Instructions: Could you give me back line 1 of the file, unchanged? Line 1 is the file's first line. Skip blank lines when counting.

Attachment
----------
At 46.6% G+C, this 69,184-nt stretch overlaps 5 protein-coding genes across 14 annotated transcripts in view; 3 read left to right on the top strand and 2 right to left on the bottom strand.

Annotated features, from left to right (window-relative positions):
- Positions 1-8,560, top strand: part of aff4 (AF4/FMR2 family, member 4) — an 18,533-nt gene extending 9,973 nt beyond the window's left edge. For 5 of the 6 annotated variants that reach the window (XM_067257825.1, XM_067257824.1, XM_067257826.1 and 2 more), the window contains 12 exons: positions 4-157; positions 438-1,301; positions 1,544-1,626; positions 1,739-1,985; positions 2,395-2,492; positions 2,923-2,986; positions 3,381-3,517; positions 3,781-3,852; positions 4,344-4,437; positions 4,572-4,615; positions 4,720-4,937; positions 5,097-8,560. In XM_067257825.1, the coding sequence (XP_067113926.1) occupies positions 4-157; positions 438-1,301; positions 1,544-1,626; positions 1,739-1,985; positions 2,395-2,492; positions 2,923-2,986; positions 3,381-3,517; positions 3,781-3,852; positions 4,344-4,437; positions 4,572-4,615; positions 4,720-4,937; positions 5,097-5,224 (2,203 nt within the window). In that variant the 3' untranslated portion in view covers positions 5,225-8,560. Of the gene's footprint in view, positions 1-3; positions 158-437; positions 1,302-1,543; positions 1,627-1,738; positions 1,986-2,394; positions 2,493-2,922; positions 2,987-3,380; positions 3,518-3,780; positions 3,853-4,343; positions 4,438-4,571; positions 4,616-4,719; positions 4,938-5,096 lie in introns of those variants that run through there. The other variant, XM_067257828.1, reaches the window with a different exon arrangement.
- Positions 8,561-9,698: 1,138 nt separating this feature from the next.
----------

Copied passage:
At 46.6% G+C, this 69,184-nt stretch overlaps 5 protein-coding genes across 14 annotated transcripts in view; 3 read left to right on the top strand and 2 right to left on the bottom strand.